Is there a European monsoon?

The British also like us to believe that the summer has to be warm and sunny, and the wind and rain — completely useless. But in recent days blossomed newspaper headlines: "Britain is subjected to an impact of the" European monsoon! ": Hurricane force winds, rain, up to 4 inches, 40-foot waves on the sea!

If Atlantic cyclones hurt Scotland — it is, all right, but on the eve of a deep active Atlantic cyclone tore through Wales and England. Storm winds and heavy rains occurred throughout the British Isles. Total precipitation was 50-60 mm in some places for a day, and in Trouskoede, located on the west coast of Britain, fell to 81 mm. In almost all of the wind increased to 18-23 m / s, and on the coast and in the mountains of Scotland to 26-31 m / s, and in the afternoon before winds exceeding 40 m / s!

In fact, the so-called "European monsoon" — it is not the monsoon does explain meteorologists from the Met Office (the National Weather Service of the United Kingdom). Sometimes the conversation can appear a figure of speech to emphasize that any features or draw analogies. Still, the "European monsoon" — this is not a good term that is commonly used for the name of returning in late June and July after westerly winds weaken in late spring. Monsoon usually refers to the specific type of regime prevailing winds — sustained wind changes its direction. For example, a blow from the ocean in summer, in winter from the land. It is typical for tropical regions and some coastal countries of the temperate zone. Especially noticeable and well known Indian monsoon, which brings rain and plays a critical role in the life of the Indian subcontinent.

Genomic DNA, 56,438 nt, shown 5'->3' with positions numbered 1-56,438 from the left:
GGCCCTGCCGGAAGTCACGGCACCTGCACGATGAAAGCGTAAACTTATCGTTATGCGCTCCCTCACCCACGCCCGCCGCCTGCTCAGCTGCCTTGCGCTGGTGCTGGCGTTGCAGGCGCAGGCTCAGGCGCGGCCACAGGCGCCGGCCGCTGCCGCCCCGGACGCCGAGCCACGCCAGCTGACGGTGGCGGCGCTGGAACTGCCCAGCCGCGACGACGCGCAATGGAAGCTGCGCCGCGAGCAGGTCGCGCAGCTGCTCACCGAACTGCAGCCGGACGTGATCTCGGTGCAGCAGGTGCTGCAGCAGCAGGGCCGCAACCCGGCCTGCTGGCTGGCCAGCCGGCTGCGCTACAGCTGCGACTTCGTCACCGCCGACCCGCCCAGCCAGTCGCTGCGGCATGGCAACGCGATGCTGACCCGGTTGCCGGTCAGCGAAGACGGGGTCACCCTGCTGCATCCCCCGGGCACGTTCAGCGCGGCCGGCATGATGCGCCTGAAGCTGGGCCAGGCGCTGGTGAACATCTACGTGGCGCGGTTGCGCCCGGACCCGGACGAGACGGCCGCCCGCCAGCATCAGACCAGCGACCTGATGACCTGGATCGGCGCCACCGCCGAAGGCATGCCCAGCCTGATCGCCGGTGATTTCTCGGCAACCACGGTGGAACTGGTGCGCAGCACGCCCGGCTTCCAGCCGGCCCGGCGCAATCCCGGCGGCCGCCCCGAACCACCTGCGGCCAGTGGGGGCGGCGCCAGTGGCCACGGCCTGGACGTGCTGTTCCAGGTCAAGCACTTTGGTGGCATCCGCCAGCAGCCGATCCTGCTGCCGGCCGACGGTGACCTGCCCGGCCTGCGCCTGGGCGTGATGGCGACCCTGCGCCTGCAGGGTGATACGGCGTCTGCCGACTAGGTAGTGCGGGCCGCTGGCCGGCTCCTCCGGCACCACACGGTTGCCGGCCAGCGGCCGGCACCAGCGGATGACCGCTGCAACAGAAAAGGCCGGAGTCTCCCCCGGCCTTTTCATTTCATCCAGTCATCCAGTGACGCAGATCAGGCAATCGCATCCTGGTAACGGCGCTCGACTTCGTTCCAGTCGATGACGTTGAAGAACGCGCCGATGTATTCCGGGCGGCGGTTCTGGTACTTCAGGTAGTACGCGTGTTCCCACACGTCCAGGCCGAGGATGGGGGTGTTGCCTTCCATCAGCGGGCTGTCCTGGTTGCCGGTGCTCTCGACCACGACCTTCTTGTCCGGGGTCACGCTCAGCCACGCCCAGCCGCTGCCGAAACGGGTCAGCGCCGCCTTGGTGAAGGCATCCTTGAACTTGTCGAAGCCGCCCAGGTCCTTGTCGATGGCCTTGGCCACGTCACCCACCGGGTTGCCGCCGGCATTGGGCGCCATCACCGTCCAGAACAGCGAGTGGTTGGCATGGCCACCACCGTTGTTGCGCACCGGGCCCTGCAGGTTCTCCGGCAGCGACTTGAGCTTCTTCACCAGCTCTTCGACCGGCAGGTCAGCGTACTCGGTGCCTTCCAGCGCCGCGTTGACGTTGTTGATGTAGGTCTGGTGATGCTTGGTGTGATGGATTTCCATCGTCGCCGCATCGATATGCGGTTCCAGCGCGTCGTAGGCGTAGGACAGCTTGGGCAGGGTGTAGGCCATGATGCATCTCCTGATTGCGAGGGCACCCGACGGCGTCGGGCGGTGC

In Europe, and especially in the British Isles, Western Wind direction — dominant. Westerly winds most often observed in the winter, but their frequency is reduced in late spring. Once again, they begin to dominate in late June-early July. Interesting, but British meteorologists difficult to answer precisely what the cause of this phenomenon may be due to the warming of the continent. Therefore, the term "European monsoon", though, it may be best be described as a "return of the westerlies". There is no credible evidence that this phenomenon is associated with precipitation. The East of England rainfall, in general, does not change much throughout the year, to the west is marked increase in their number in the winter.

DOES THE storm that had just observed in the British Isles, with a "return of the westerlies"? Most recently, the British suffered a cool and wettest in 10 years in April. Was cool and May. "So do not talk about the return of the westerly winds, meteorologists believe" — they just did not go at all.

Yes, more than expected at the beginning of June is a warm and dry weather. But if we turn to the archives, it becomes clear that stormy weather — not so rare. Last time out active cyclone observed in 2010, and that this — in 2004.

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